Top leaders at the World Health Organization (WHO) have admitted to being “ill prepared” to handle the Ebola outbreak and released a comprehensive list of agency failings as well as suggested reforms they and global policymakers must realize moving forward.
“We can mount a highly effective response to small and medium-sized outbreaks, but when faced with an emergency of this scale, our current systems — national and international — simply have not coped,” said WHO Director-General Margaret Chan, Deputy Director-General Anarfi Asamoa-Baah and the organization’s regional directors in a joint statement dated April 16.
The statement listed eight lessons WHO learned from the crisis, including “communicating more clearly what is needed.”
The statement also articulated nine remedies WHO must undergo to better handle large outbreaks in the future — such as intensifying “our advocacy with national authorities to keep outbreak prevention and management at the top of national and global agendas,” as well as establishing a “Global Health Emergency Workforce” and a contingency fund.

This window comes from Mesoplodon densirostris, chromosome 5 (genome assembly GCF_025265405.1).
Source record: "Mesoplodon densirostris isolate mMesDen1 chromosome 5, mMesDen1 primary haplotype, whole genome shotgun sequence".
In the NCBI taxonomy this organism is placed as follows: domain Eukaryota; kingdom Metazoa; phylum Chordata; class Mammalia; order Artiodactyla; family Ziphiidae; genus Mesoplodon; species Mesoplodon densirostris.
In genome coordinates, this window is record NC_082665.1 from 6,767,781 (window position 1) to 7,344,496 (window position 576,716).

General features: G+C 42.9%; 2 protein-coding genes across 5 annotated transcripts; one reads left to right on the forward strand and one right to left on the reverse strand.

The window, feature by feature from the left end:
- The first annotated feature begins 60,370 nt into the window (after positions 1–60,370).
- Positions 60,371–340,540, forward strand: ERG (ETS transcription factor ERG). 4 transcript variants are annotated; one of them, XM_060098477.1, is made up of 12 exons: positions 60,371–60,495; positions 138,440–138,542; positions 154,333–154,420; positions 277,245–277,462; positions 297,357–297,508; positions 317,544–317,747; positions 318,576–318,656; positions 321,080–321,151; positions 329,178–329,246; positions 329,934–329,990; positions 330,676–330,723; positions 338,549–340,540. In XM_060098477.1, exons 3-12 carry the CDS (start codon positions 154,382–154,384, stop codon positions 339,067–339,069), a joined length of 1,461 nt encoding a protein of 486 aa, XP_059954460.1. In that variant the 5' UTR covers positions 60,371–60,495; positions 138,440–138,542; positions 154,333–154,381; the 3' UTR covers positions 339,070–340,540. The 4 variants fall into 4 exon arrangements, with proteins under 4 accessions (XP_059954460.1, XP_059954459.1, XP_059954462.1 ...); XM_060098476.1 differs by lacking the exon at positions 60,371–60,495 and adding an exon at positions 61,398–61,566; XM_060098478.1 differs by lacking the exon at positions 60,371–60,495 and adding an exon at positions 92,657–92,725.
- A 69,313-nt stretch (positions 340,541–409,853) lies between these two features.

In a separate “situation report” dated April 15, WHO said there were 25,791 suspected Ebola cases in Guinea, Liberia and Sierra Leone with 10,689 deaths.
- The Fight to Save the Salmon
- Inside the World of Black Bitcoin, Where Crypto Is About Making More Than Just Money
- The 'Great Resignation' Is Finally Getting Companies to Take Burnout Seriously. Is It Enough?
- Suddenly, Everyone on TV Is Very Rich or Very Poor. What Happened?
- Colin Powell Reflects on His Mistakes in Unpublished TIME Interview
- Business Travel's Demise Could Have Far-Reaching Consequences
- If the U.S. Spends Big on Climate, the Rest of the World Might Follow